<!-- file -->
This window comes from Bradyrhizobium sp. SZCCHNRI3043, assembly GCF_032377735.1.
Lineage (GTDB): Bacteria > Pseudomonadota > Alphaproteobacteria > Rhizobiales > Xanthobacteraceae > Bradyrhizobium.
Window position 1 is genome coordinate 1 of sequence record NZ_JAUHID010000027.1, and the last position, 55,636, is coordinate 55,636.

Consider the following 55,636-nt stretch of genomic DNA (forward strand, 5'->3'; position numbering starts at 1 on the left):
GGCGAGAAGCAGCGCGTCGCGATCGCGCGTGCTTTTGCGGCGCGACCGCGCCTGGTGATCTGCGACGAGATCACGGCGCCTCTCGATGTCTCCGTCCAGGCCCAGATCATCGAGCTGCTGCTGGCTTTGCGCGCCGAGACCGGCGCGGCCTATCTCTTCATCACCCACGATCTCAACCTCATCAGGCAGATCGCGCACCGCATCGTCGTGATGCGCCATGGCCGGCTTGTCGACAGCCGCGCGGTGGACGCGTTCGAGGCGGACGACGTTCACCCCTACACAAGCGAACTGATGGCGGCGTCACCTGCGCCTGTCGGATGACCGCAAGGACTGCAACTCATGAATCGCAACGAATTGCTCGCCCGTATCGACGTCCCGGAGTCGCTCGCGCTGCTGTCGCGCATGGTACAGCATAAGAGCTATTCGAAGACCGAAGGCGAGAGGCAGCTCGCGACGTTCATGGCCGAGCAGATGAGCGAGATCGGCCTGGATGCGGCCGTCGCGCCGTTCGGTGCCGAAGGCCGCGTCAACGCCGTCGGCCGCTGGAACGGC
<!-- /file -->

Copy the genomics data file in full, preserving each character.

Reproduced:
This window comes from Bradyrhizobium sp. SZCCHNRI3043, assembly GCF_032377735.1.
Lineage (GTDB): Bacteria > Pseudomonadota > Alphaproteobacteria > Rhizobiales > Xanthobacteraceae > Bradyrhizobium.
Window position 1 is genome coordinate 1 of sequence record NZ_JAUHID010000027.1, and the last position, 55,636, is coordinate 55,636.

Consider the following 55,636-nt stretch of genomic DNA (forward strand, 5'->3'; position numbering starts at 1 on the left):
GGCGAGAAGCAGCGCGTCGCGATCGCGCGTGCTTTTGCGGCGCGACCGCGCCTGGTGATCTGCGACGAGATCACGGCGCCTCTCGATGTCTCCGTCCAGGCCCAGATCATCGAGCTGCTGCTGGCTTTGCGCGCCGAGACCGGCGCGGCCTATCTCTTCATCACCCACGATCTCAACCTCATCAGGCAGATCGCGCACCGCATCGTCGTGATGCGCCATGGCCGGCTTGTCGACAGCCGCGCGGTGGACGCGTTCGAGGCGGACGACGTTCACCCCTACACAAGCGAACTGATGGCGGCGTCACCTGCGCCTGTCGGATGACCGCAAGGACTGCAACTCATGAATCGCAACGAATTGCTCGCCCGTATCGACGTCCCGGAGTCGCTCGCGCTGCTGTCGCGCATGGTACAGCATAAGAGCTATTCGAAGACCGAAGGCGAGAGGCAGCTCGCGACGTTCATGGCCGAGCAGATGAGCGAGATCGGCCTGGATGCGGCCGTCGCGCCGTTCGGTGCCGAAGGCCGCGTCAACGCCGTCGGCCGCTGGAACGGC